“Too dark,” he says. “Let me hold the thing again.” I give him the machine and go to turn on the lights. We flinch at the brightness, and all of a sudden I don’t feel asleep anymore. I have to pee. I’m hungry.
“The branches were strewn above them like distorted mosaics of crucifixions, the hawthorn bushes blocking out the few isolated stars to ensnare them within a crooked universe of twigs and briars.” He sits back in the air and smiles at me. “Still up here,” he says.
“We’ve read in dreams before,” I say, “so maybe it doesn’t mean anything.”
“Yeah,” floating me says, “But we’ve never read that book. And if we haven’t read it, that means whatever I just read came from our subconscious. Which means we’re a genius.”
Maybe that’s when I know we won’t wake up again, that we’re as awake as we get. Floating Clayton probably knows too, or wants to believe he knows, because he’s the floating one. I envy him. “I have to pee,” we say. The sleeping Clayton groans again. We ignore him. “You first,” I say, “you’re floating.”
“Okay.” He floats to the bathroom. From beside the bed I can hear him cursing, and imagine I should have gone first. Peeing with an erection is already hard enough, and to couple that with levitation must make for a frustrating game of spurts and wet walls.
I decide to wake me up. “Hey,” I say, “I’m not a robber and I’m not leaving. You’re me and we’re both here. One of us is floating and we’re not asleep.” The methodical rhythmic way in which I say this makes him groan again, but then he is looking at me.
“Why the hell is the light on?”
“I turned it on.”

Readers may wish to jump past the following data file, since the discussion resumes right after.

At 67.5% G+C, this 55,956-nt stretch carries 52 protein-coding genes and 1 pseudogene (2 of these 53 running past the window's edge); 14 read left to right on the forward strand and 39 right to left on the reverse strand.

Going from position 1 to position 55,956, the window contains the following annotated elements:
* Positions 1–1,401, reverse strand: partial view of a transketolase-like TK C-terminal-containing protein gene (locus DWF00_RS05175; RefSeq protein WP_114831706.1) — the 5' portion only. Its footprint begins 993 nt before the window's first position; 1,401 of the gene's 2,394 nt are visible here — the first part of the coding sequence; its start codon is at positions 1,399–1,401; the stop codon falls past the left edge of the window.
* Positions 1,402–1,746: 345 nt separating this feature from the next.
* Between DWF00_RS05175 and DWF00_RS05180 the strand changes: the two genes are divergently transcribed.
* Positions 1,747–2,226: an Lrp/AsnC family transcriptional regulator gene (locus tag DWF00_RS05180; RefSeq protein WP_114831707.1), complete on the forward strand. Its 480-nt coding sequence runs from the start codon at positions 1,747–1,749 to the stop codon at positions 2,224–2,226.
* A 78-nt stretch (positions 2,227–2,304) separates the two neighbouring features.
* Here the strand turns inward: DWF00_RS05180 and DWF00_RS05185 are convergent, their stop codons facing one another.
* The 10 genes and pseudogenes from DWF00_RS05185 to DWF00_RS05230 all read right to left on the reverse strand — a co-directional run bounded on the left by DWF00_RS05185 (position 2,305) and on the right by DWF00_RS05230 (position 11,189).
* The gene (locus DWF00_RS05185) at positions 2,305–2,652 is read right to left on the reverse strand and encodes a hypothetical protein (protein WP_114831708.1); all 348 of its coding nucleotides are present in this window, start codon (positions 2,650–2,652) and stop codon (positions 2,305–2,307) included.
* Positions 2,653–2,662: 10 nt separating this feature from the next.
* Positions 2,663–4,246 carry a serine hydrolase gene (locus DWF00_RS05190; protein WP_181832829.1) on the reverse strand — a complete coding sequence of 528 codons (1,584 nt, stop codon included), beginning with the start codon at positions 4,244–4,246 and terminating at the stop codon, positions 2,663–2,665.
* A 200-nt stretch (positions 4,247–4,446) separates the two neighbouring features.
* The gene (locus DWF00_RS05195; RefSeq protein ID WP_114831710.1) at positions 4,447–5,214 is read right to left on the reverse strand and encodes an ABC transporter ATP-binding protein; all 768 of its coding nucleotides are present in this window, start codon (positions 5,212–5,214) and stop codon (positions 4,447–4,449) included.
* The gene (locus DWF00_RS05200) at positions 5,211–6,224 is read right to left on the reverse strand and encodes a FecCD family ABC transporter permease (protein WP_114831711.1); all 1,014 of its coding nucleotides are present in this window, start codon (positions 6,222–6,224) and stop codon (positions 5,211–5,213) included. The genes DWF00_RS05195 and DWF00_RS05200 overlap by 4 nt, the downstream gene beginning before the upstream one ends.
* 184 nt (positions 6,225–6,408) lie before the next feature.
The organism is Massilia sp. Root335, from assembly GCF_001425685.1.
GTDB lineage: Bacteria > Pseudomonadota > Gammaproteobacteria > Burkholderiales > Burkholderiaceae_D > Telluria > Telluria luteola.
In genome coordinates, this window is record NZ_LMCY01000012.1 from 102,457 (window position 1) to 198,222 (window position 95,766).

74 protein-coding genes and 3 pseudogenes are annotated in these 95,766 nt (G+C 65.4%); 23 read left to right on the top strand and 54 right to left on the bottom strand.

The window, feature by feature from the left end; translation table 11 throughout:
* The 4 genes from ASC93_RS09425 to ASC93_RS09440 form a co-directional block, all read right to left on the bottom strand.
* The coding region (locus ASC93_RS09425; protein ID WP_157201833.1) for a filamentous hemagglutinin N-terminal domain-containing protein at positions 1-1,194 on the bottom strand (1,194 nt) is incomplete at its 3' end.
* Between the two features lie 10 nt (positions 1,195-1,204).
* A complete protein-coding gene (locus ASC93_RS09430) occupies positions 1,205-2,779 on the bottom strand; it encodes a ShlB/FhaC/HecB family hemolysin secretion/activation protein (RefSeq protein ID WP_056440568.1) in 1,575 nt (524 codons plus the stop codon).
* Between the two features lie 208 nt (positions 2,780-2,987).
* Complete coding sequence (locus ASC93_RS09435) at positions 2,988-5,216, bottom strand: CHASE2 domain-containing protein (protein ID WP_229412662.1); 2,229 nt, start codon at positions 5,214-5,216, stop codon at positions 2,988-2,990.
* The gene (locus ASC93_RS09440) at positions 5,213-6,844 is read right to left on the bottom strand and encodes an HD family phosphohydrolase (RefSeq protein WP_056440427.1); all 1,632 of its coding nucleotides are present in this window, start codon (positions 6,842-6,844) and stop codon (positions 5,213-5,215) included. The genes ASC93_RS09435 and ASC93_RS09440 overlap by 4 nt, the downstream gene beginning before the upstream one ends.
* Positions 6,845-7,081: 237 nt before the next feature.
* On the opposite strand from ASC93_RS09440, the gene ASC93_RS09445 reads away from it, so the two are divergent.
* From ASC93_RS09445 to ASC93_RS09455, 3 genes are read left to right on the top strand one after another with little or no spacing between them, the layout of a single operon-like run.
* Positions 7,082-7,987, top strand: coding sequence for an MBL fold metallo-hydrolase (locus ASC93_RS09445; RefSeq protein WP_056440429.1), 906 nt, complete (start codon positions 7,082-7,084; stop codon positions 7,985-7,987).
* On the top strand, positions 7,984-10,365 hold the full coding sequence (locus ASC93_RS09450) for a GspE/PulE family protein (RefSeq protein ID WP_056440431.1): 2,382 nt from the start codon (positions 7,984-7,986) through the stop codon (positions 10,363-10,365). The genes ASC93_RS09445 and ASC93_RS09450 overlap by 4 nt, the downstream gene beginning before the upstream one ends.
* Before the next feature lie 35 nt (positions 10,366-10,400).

“I wouldn’t have turned it on. You’re not me. Leave me alone.” He closes his eyes. “Why the fuck would I dream of waking up and wanting to go back to sleep? Stupid.
The floating Clayton comes back. I don’t hear him, because he doesn’t have to walk. He looks embarrassed. “I used the shower,” he says. “I’m sorry about the rest of it, but I can’t get low enough to clean anything. I can’t float up or down.” I feel bad for him.
“Here,” I say, and give him my hand. I pull, but he stays where he is. Pretty soon I’m hanging from his arm, but he doesn’t so much as dip.
“Stop it,” he says, “that hurts like nobody’s business.”
I stop. “Sorry.”
He shrugs. I walk to the bathroom. It’s wet. I try to use the toilet, but I can’t aim it right, so I use the shower too. When I get back, floating Clayton is over the bed, wrestling the pillow from the other one.
“Fuck off, man!” Floating Clayton lets go of the pillow. “Sorry. It’s just…” He pulls back and slaps me, the one in the bed, in the face. “It’s just that I’m NOT a fucking DREAM!”
Maybe that’s how it started. I wasn’t there, not directly. Three of me were. The machine makes everything work differently. I don’t have memories of it, but it’s what comes out whenever I try to write down what happened. So it’s probably true.
Another one of me came out of the machine two hours after that. Maybe that one was me, but probably not. It doesn’t matter. Let’s say it was me.
I’m falling, like in a dream where I had to read something. Only, I fall sideways, out of a hole that another one of me is holding onto, into my room. Three of me are standing there, arguing, and my head is bleeding. One of me is floating, and all of them stop arguing and look at me.
“What the fuck?” we all say, and then, because we all said it, we laugh.
It must have happened just that way. And before you start thinking that the machine was just a me-maker, you should know that before the day was out, it had sent through four copies of my future wife, three pairs of my future children, all at different ages, and a man who says he’s me at seventy. This last was most interesting to us, especially the floating one, because seventy-year-old Clayton also floated.
He did it quietly, in the corner, and watched the rest of us with wet eyes.